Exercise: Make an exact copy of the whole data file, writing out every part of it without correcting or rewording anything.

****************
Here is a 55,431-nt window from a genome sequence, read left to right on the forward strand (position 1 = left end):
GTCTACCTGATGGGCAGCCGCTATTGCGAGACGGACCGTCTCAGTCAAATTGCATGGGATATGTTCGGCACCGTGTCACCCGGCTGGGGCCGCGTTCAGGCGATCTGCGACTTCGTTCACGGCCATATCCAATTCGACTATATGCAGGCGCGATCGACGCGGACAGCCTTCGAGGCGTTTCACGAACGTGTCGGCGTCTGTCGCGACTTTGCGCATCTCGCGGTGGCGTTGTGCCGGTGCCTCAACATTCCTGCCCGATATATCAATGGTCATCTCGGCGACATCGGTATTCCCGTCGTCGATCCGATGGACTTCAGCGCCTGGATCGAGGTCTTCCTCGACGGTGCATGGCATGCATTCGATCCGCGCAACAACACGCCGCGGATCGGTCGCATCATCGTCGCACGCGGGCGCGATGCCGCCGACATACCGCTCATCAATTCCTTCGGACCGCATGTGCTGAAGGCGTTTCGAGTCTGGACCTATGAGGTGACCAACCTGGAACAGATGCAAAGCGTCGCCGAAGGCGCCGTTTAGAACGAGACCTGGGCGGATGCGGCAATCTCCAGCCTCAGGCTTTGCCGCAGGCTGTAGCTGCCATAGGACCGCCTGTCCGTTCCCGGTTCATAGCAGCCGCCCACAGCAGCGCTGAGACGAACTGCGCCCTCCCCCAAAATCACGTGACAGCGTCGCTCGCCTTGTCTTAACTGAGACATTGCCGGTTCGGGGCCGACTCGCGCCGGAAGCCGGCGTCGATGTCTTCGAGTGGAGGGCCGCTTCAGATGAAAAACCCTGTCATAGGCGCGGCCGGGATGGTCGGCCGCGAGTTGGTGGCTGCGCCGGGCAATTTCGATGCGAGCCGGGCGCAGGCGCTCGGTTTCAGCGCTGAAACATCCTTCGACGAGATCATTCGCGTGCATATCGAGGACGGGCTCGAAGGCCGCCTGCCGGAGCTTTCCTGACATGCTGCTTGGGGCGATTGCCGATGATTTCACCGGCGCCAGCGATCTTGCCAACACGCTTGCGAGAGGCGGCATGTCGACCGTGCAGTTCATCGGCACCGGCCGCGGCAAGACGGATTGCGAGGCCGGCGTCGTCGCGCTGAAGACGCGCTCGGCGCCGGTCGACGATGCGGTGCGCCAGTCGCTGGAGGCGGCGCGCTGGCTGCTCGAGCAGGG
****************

Here is a 55,431-nt window from a genome sequence, read left to right on the forward strand (position 1 = left end):
GTCTACCTGATGGGCAGCCGCTATTGCGAGACGGACCGTCTCAGTCAAATTGCATGGGATATGTTCGGCACCGTGTCACCCGGCTGGGGCCGCGTTCAGGCGATCTGCGACTTCGTTCACGGCCATATCCAATTCGACTATATGCAGGCGCGATCGACGCGGACAGCCTTCGAGGCGTTTCACGAACGTGTCGGCGTCTGTCGCGACTTTGCGCATCTCGCGGTGGCGTTGTGCCGGTGCCTCAACATTCCTGCCCGATATATCAATGGTCATCTCGGCGACATCGGTATTCCCGTCGTCGATCCGATGGACTTCAGCGCCTGGATCGAGGTCTTCCTCGACGGTGCATGGCATGCATTCGATCCGCGCAACAACACGCCGCGGATCGGTCGCATCATCGTCGCACGCGGGCGCGATGCCGCCGACATACCGCTCATCAATTCCTTCGGACCGCATGTGCTGAAGGCGTTTCGAGTCTGGACCTATGAGGTGACCAACCTGGAACAGATGCAAAGCGTCGCCGAAGGCGCCGTTTAGAACGAGACCTGGGCGGATGCGGCAATCTCCAGCCTCAGGCTTTGCCGCAGGCTGTAGCTGCCATAGGACCGCCTGTCCGTTCCCGGTTCATAGCAGCCGCCCACAGCAGCGCTGAGACGAACTGCGCCCTCCCCCAAAATCACGTGACAGCGTCGCTCGCCTTGTCTTAACTGAGACATTGCCGGTTCGGGGCCGACTCGCGCCGGAAGCCGGCGTCGATGTCTTCGAGTGGAGGGCCGCTTCAGATGAAAAACCCTGTCATAGGCGCGGCCGGGATGGTCGGCCGCGAGTTGGTGGCTGCGCCGGGCAATTTCGATGCGAGCCGGGCGCAGGCGCTCGGTTTCAGCGCTGAAACATCCTTCGACGAGATCATTCGCGTGCATATCGAGGACGGGCTCGAAGGCCGCCTGCCGGAGCTTTCCTGACATGCTGCTTGGGGCGATTGCCGATGATTTCACCGGCGCCAGCGATCTTGCCAACACGCTTGCGAGAGGCGGCATGTCGACCGTGCAGTTCATCGGCACCGGCCGCGGCAAGACGGATTGCGAGGCCGGCGTCGTCGCGCTGAAGACGCGCTCGGCGCCGGTCGACGATGCGGTGCGCCAGTCGCTGGAGGCGGCGCGCTGGCTGCTCGAGCAGGG